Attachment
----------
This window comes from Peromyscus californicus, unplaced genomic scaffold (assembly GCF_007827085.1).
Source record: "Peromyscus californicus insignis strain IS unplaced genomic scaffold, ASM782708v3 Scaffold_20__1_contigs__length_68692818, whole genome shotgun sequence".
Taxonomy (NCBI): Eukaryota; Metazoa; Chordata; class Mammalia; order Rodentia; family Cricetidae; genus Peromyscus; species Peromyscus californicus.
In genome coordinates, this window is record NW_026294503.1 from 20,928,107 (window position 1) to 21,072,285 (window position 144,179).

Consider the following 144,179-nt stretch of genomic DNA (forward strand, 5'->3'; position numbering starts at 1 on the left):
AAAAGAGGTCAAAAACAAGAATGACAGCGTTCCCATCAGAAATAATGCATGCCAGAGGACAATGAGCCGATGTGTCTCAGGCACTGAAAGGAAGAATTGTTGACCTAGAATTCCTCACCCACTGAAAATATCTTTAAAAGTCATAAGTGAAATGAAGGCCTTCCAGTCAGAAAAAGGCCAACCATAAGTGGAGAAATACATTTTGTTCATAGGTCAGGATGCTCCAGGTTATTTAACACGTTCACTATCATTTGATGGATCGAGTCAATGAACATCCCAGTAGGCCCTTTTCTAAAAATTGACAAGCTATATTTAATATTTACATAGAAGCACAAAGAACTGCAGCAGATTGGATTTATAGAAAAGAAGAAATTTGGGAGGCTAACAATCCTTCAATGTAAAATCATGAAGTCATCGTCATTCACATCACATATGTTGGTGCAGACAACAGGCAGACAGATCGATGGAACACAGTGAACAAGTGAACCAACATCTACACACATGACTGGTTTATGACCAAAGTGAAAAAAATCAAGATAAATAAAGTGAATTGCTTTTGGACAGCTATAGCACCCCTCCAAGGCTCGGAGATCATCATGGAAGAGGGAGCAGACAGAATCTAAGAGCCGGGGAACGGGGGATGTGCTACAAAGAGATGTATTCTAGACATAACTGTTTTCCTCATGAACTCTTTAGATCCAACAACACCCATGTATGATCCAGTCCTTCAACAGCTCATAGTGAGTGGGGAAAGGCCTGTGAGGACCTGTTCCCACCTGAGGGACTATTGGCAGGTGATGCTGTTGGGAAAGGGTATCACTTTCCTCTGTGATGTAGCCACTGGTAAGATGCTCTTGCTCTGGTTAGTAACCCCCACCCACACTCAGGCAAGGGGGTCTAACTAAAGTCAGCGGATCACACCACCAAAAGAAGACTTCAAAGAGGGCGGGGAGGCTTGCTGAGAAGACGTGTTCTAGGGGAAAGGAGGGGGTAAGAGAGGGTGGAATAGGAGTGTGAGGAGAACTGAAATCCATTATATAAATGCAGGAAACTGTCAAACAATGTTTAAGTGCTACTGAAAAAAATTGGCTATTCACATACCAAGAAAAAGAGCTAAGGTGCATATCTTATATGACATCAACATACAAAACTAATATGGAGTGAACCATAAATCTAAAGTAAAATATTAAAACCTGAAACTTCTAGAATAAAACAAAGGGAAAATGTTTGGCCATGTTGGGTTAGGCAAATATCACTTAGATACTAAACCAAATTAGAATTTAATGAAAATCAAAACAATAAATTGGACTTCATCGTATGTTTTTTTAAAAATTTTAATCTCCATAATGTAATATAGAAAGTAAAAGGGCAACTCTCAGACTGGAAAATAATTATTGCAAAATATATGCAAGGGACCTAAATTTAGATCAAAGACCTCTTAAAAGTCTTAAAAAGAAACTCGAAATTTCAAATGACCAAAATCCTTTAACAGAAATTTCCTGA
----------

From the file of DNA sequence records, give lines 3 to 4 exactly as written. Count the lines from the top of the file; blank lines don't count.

Taxonomy (NCBI): Eukaryota; Metazoa; Chordata; class Mammalia; order Rodentia; family Cricetidae; genus Peromyscus; species Peromyscus californicus.
In genome coordinates, this window is record NW_026294503.1 from 20,928,107 (window position 1) to 21,072,285 (window position 144,179).